TABLE OF CONTENTS

INVOCATIONS OF THE SURGE PROTECTOR, DOUG HALL

MIDWAY IN A PHILOSOPHICAL ENQUIRY into the Origins of Our Ideas of the Sublime and Beautiful, Edmund Burke identifies power as an essential component of sublimity by a rhetorical double negative: “I know of nothing sublime which is not some modification of power.” Sublimity’s sensory or ideational lift is characterized by a murky flow of negatives. Besides his “nothing . . . which is not,” Burke lists such “general privations” as vacuity, darkness, solitude, silence.1 Negativity is as convenient a source of astonishment and awe as any display of positive excess.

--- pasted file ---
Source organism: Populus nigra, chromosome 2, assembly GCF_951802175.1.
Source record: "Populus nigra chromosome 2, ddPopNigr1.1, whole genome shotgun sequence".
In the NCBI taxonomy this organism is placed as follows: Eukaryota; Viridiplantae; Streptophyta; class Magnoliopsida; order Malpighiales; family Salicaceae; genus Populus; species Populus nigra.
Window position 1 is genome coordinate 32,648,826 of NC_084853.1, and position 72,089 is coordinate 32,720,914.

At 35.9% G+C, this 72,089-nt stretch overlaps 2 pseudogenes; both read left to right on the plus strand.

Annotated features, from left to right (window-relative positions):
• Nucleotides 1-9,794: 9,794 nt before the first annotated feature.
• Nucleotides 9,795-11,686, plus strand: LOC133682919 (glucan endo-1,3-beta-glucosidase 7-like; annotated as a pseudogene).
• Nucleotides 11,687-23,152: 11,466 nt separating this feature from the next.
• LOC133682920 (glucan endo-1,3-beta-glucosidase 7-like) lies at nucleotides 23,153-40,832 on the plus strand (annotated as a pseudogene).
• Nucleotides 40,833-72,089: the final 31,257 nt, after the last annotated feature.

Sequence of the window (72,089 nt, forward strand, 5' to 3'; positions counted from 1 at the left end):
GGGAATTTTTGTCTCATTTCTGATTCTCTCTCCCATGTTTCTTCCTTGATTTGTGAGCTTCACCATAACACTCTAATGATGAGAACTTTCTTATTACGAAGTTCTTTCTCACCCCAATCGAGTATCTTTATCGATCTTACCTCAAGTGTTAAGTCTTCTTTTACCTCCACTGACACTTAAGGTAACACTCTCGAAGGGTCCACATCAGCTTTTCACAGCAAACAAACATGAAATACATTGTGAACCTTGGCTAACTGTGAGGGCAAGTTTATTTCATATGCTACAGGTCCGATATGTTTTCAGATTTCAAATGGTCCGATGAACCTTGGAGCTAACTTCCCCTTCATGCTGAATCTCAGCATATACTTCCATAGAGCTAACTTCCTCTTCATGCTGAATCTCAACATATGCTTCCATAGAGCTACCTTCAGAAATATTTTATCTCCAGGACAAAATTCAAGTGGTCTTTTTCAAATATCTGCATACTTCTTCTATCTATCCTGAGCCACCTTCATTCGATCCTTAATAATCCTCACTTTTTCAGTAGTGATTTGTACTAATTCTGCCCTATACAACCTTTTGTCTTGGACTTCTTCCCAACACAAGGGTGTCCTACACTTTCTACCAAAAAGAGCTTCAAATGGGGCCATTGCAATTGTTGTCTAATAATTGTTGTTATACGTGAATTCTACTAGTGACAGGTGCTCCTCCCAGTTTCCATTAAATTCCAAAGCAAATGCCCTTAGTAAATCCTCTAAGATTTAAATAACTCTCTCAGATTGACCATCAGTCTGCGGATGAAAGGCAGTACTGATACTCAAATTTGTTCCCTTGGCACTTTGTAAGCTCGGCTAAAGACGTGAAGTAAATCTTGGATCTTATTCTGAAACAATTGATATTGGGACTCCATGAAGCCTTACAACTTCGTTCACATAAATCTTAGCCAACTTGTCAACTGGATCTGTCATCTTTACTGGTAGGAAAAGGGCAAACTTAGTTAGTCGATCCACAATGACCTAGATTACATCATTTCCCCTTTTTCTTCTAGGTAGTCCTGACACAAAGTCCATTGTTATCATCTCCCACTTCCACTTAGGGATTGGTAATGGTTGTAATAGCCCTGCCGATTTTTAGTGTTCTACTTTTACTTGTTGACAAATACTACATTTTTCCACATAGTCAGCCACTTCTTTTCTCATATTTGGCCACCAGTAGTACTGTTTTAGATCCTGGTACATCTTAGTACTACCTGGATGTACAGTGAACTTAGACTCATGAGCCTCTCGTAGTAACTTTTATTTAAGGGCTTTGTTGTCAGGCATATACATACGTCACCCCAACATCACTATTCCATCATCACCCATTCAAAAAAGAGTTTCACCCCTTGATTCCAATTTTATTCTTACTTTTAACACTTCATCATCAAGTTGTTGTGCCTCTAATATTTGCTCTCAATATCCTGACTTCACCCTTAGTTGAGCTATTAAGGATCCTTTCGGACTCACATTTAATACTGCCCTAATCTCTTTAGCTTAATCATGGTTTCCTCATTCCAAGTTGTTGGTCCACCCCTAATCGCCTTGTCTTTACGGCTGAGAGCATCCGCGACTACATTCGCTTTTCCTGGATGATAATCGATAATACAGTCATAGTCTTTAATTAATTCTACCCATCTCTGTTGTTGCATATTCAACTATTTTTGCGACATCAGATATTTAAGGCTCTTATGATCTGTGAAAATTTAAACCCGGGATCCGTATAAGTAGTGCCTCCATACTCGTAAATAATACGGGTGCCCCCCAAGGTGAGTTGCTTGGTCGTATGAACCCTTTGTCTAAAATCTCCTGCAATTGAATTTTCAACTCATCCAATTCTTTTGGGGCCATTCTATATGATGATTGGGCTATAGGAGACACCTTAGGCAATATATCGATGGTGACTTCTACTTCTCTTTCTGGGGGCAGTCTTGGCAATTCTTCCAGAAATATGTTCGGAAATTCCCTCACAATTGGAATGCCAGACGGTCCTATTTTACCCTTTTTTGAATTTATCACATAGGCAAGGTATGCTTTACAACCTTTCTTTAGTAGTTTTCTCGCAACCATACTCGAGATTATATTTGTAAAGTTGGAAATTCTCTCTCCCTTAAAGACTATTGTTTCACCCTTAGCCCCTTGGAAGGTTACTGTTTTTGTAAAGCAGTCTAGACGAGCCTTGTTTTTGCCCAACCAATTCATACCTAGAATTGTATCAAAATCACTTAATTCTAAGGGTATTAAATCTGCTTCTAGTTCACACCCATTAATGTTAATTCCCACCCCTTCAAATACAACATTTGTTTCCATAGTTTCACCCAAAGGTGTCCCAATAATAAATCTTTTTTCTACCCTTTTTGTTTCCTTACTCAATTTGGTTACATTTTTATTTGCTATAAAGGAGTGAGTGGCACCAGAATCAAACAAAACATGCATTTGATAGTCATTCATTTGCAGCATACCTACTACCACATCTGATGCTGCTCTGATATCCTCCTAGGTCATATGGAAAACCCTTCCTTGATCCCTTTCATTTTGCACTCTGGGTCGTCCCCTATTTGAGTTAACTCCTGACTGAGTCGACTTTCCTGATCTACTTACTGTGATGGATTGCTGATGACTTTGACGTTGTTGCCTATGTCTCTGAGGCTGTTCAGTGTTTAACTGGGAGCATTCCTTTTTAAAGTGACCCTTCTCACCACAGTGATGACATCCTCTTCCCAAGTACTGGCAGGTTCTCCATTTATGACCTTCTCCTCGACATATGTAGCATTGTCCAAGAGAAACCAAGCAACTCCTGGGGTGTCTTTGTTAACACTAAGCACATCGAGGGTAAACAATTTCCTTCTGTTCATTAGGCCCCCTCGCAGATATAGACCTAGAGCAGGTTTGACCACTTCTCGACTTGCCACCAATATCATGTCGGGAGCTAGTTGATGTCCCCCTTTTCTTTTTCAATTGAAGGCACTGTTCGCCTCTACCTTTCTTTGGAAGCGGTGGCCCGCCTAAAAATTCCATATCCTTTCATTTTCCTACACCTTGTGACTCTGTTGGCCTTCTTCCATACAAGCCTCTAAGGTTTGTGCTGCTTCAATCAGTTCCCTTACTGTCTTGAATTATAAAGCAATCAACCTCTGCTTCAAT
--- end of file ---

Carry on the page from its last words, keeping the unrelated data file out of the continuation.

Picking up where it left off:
Nowadays, to assert the sublime, with its associations of epiphenomenal grandeur compelling an abject piety, might appear unlikely and, more to the point, insufferable. Residual notions of transcendence have been tailored to the present’s loose fit of skepticism and chastened nostalgia. When high-minded artists like Philip Taaffe

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